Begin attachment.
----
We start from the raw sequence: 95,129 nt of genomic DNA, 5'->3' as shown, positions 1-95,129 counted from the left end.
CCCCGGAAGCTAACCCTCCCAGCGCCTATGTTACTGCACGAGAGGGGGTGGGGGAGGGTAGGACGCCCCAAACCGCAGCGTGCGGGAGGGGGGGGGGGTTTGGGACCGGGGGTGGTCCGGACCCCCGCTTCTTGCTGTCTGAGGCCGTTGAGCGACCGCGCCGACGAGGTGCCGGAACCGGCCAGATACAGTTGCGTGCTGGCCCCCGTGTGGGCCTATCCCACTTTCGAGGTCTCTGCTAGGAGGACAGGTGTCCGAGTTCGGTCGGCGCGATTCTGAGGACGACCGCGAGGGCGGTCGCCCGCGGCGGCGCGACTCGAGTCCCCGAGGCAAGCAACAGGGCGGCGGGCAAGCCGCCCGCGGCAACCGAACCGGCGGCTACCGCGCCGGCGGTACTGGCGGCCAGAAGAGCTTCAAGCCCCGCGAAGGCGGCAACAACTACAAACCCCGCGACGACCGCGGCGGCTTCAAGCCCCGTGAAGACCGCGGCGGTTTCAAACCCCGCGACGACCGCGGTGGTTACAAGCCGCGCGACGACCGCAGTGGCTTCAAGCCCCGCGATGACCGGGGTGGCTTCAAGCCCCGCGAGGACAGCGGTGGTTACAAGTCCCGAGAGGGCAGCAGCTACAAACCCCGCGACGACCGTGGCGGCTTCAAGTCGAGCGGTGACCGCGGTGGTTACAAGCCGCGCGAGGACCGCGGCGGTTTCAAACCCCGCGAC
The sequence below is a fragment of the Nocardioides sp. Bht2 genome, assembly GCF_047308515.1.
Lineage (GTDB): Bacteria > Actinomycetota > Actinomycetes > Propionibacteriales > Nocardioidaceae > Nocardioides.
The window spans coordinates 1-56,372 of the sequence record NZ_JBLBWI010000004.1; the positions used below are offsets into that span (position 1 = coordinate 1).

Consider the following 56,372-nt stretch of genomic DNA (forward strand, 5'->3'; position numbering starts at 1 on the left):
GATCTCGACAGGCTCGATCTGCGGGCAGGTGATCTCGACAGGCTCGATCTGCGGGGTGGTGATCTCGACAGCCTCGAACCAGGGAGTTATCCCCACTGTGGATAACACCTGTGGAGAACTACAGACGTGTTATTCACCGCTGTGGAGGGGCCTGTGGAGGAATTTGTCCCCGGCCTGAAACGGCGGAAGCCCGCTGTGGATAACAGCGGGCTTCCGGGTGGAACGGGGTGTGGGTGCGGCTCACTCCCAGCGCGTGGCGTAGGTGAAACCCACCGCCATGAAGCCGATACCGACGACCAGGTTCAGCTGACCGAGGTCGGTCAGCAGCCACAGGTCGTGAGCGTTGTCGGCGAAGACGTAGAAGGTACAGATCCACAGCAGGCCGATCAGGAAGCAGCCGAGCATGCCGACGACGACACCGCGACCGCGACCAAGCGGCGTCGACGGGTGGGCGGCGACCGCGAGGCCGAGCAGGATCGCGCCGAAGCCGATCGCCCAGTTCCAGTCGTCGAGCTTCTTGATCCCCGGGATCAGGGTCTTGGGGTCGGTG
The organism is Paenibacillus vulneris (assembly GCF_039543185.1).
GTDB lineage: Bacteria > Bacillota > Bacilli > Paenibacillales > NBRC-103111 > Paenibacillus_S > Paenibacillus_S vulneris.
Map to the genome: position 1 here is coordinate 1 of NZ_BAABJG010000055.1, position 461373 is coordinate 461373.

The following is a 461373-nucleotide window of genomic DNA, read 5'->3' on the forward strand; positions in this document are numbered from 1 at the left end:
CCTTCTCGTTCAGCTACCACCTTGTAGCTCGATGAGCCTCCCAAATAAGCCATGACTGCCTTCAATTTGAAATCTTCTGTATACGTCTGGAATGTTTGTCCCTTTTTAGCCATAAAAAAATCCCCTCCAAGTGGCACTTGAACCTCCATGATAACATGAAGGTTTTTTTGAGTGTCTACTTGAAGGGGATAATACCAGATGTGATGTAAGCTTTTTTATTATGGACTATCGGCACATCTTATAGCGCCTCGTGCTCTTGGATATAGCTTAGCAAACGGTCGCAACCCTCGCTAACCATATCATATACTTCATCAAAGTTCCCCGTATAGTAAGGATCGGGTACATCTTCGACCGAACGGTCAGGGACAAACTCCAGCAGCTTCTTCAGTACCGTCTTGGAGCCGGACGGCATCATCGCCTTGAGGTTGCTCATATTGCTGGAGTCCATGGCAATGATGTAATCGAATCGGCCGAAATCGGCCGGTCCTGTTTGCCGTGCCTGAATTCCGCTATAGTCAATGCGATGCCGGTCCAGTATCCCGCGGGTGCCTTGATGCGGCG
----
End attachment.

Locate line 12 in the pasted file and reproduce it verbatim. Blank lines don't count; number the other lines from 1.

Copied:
CCTTCTCGTTCAGCTACCACCTTGTAGCTCGATGAGCCTCCCAAATAAGCCATGACTGCCTTCAATTTGAAATCTTCTGTATACGTCTGGAATGTTTGTCCCTTTTTAGCCATAAAAAAATCCCCTCCAAGTGGCACTTGAACCTCCATGATAACATGAAGGTTTTTTTGAGTGTCTACTTGAAGGGGATAATACCAGATGTGATGTAAGCTTTTTTATTATGGACTATCGGCACATCTTATAGCGCCTCGTGCTCTTGGATATAGCTTAGCAAACGGTCGCAACCCTCGCTAACCATATCATATACTTCATCAAAGTTCCCCGTATAGTAAGGATCGGGTACATCTTCGACCGAACGGTCAGGGACAAACTCCAGCAGCTTCTTCAGTACCGTCTTGGAGCCGGACGGCATCATCGCCTTGAGGTTGCTCATATTGCTGGAGTCCATGGCAATGATGTAATCGAATCGGCCGAAATCGGCCGGTCCTGTTTGCCGTGCCTGAATTCCGCTATAGTCAATGCGATGCCGGTCCAGTATCCCGCGGGTGCCTTGATGCGGCG